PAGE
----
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Old 02-09-2014, 07:05 AM   #21
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Came very close to buying a Schucker. Owners have done some very interesting modifications to the stern for more lift and eye appeal. Here are a few pics:

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Ted
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Old 02-09-2014, 09:21 AM   #22
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As Janice mentioned, Bruce Van Sant cruised his "trawlerized" Schucker in the Caribbean for a number of years. Here is his website - may open up some possibilities.

Schucker 440 Motorsailer Tidak Apa
Bruce Van Sant really did trawlerize his Shucker when he cut the mast down and removed the sails. We met the new owner last year. He was on his way to St. Martin to re-rig.
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Old 02-09-2014, 10:33 AM   #23
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I'm reading Van Sant's write up about selecting his next boat after deciding he was getting too old for his sailboat. Interesting experience he had on his experiment with a SD sun deck trawler that sounded like almost killed him out in some 8' waves. Yikes!

Don't think I would want to trawlerize one by getting rid of the sail. The get home sail idea and steadying properties of the sail is why I'm vaguely thinking about one of these.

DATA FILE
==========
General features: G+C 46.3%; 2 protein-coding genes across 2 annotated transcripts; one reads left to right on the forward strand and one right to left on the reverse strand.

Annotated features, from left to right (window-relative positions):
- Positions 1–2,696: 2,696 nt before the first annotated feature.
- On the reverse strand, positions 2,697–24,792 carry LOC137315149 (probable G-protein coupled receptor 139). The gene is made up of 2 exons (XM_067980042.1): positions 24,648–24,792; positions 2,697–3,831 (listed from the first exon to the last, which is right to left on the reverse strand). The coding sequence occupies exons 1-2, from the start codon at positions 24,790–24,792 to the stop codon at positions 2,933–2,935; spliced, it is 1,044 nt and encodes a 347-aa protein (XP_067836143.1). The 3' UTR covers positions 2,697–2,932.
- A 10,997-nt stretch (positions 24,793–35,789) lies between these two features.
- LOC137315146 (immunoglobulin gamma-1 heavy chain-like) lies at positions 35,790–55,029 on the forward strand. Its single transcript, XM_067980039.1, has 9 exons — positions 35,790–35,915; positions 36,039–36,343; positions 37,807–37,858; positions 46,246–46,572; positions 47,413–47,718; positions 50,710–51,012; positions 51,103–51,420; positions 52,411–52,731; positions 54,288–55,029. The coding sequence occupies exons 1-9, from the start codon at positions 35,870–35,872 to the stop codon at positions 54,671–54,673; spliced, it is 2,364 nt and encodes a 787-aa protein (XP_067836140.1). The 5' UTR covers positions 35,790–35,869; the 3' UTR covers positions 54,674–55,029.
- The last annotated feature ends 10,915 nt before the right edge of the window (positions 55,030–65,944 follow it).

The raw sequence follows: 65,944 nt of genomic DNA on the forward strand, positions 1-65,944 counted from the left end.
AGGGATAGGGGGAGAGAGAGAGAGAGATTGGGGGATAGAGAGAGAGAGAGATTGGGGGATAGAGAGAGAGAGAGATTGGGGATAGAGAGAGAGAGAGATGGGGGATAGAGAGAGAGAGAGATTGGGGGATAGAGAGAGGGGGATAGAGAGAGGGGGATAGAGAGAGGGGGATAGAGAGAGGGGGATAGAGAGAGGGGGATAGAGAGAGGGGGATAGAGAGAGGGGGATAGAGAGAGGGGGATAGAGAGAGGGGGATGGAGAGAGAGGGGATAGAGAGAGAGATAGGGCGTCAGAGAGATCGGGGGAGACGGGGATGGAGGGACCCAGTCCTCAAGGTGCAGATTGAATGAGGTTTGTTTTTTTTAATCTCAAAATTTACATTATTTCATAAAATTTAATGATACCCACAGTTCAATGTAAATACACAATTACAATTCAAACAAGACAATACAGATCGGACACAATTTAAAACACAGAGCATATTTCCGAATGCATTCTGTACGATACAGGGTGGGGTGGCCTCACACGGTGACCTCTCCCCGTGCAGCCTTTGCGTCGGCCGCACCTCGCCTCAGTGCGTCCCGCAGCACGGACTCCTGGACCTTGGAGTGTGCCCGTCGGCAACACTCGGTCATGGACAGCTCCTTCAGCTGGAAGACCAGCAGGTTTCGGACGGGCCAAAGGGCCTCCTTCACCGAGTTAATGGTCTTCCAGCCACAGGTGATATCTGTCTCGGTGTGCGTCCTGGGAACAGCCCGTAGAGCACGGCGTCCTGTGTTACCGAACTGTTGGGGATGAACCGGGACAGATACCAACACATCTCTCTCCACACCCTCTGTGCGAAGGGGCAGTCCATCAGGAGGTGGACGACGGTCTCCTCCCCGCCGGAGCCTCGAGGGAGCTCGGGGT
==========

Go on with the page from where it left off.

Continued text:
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Old 02-09-2014, 11:04 AM   #24
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For the same reason I gave up the sail and cut the mast down, these boats are not made for anybody that does canal system with fixed bridges, but I like the boat very much.
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Old 02-09-2014, 01:21 PM   #25
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That boat reminds me of my dream boat, the Nordhavn 56MS.
Her lines are very similar, layout of mast and pilothouse are about the same. I might be able to find dream-boating satisfaction on a Schucker and save a pot of gold in the process.

One thing I admire is the ability (with fair winds) to plow along without the engine. I find sailboats a little too claustrophobic inside, but these sail-equipped trawlers have a bit more elbow room.

How fine it would be to wake up in the morning to find a stiff breeze going your way.. Unfurl the main and jib and move off quietly, waves lapping the hull and the creaking of the lines the only noise.
When the wind doesn't cooperate, start her up and head out. You'd still have the advantage of the stabilizing mainsail.
I like that boat a lot.
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Old 02-09-2014, 02:22 PM   #26
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The Schucker's mast is deck stepped. The hinge is forward. I have no idea if you can fold it down or not. It would make a heck of a bow sprit if it did.
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Old 02-09-2014, 05:26 PM   #27
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Quote:
Originally Posted by O C Diver View Post
Came very close to buying a Schucker. Owners have done some very interesting modifications to the stern for more lift and eye appeal. Here are a few pics:

Attachment 27231

Ted
I saw her out of the water at a yard up the Miami river about 5 years ago (maybe longer, as time is flying) right after what appeared to be a total refit/restoration. It was spectacular, as was the one I posted. These are quite old boats now, so fall into two categories: 1. Having been totally